Thrown when a linear system is ill-posed.
The most common cause for this error is having underconstrained variables. Mathematically, the system is either underdetermined, or its quadratic error function is concave in some directions.
Examples of situations causing this error are:
- A landmark observed by two cameras with a very small baseline will have high uncertainty in its distance from the cameras but low uncertainty in its bearing, creating a poorly-conditioned system.
- A landmark observed by only a single ProjectionFactor, RangeFactor, or BearingFactor (the landmark is not completely constrained).
- An overall scale or rigid transformation ambiguity, for example missing a prior or hard constraint on the first pose, or missing a scale constraint between the first two cameras (in structure-from-motion).
Mathematically, the following conditions cause this problem:
- Underdetermined system: This occurs when the variables are not completely constrained by factors. Even if all variables are involved in factors, the variables can still be numerically underconstrained, (for example, if a landmark is observed by only one ProjectionFactor). Mathematically in this case, the rank of the linear Jacobian or Hessian is less than the number of scalars in the system.
- Indefinite system: This condition occurs when the system Hessian is indefinite, i.e. non-positive-semidefinite. Note that this condition can also indicate an underdetermined system, but when solving with Cholesky, accumulation of numerical errors can cause the system to become indefinite (have some negative eigenvalues) even if it is in reality positive semi-definite (has some near-zero positive eigenvalues). Alternatively, if the system contains some HessianFactor's with negative eigenvalues, these can create a truly indefinite system, whose quadratic error function has negative curvature in some directions.
- Poorly-conditioned system: A system that is positive-definite (has a unique solution) but is numerically ill-conditioned can accumulate numerical errors during solving that cause the system to become indefinite later during the elimination process. Note that poorly- conditioned systems will usually have inaccurate solutions, even if they do not always trigger this error. Systems with almost- unconstrained variables or vastly different measurement uncertainties or variable units can be poorly-conditioned.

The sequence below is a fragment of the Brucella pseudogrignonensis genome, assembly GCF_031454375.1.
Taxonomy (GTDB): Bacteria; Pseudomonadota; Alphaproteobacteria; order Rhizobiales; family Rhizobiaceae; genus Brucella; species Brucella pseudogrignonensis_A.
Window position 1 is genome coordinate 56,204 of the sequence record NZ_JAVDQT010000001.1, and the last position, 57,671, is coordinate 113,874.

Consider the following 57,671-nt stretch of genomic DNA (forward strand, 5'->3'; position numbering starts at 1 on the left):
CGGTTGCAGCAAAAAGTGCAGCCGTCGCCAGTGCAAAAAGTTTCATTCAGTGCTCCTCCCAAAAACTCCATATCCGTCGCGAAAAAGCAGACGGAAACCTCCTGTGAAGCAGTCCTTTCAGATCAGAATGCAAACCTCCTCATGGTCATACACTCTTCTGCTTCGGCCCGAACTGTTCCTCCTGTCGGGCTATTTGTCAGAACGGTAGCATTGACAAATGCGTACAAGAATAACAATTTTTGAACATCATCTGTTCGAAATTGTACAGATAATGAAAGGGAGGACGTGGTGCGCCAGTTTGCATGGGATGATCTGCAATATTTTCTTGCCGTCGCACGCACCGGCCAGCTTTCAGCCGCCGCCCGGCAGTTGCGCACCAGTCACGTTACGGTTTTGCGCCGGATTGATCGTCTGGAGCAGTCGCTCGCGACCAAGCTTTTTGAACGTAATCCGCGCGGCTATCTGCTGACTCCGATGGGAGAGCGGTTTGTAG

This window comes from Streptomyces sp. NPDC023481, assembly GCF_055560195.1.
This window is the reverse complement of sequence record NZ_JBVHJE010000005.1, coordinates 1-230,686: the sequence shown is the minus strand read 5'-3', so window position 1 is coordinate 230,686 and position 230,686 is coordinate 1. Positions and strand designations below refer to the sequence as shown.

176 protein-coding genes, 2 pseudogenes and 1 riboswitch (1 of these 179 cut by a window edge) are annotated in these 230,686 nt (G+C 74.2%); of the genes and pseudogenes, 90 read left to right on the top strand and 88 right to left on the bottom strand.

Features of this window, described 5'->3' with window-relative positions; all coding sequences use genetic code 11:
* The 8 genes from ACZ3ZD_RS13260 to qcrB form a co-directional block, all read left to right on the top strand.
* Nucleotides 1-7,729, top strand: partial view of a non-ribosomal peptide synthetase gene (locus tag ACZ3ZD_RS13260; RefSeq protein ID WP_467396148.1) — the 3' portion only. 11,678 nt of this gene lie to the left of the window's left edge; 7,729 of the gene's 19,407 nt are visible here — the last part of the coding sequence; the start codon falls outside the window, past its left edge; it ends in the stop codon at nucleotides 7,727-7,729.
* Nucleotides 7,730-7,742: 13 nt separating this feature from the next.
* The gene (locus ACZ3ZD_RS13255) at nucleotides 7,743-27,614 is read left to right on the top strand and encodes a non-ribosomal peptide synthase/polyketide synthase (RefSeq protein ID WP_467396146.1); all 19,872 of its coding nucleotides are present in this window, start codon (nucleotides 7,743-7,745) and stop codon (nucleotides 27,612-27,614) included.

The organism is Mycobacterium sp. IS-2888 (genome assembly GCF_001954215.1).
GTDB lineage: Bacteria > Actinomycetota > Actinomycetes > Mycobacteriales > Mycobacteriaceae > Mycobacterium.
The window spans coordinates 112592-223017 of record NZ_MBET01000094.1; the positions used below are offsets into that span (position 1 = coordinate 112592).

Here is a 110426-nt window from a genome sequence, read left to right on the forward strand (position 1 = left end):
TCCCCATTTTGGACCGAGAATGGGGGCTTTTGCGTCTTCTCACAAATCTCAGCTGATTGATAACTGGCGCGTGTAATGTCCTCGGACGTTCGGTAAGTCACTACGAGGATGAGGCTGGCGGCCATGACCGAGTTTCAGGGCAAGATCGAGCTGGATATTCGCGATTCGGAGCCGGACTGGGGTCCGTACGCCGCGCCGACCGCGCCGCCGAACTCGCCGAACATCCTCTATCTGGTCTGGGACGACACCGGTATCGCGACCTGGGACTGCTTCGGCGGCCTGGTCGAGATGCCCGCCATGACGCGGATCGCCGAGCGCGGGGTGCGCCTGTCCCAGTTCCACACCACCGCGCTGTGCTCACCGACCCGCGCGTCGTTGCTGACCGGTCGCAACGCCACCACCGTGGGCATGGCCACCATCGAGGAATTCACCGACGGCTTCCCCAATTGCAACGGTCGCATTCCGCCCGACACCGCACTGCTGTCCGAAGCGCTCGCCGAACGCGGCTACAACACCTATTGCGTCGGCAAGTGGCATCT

Resolving this problem:
- This exception contains the variable at which the problem was discovered (IndeterminantLinearSystemException::nearbyVariable()). Note, however, that this is not necessarily the variable where the problem originates. For example, in the case that a prior on the first camera was forgotten, it may only be another camera or landmark where the problem can be detected. Where the problem is detected depends on the graph structure and variable elimination ordering.
- MATLAB (or similar software) is a useful tool to diagnose this problem. Use GaussianFactorGraph::sparseJacobian_(), GaussianFactorGraph::sparseJacobian() GaussianFactorGraph::denseJacobian(), and GaussianFactorGraph::denseHessian() to output the linear graph in matrix format. If using the MATLAB wrapper, the returned matrices can be immediately inspected and analyzed using standard methods. If not using the MATLAB wrapper, the output of these functions may be written to text files and then loaded into MATLAB.
- When outputting linear graphs as Jacobian matrices, rows are ordered in the same order as factors in the graph, which each factor occupying the number of rows indicated by its JacobianFactor::rows() function. Each column appears in elimination ordering, as in the Ordering class. Each variable occupies the number of columns indicated by the JacobianFactor::getDim() function.
- When outputting linear graphs as Hessian matrices, rows and columns are ordered in elimination order and occupy scalars in the same way as described for Jacobian columns in the previous bullet.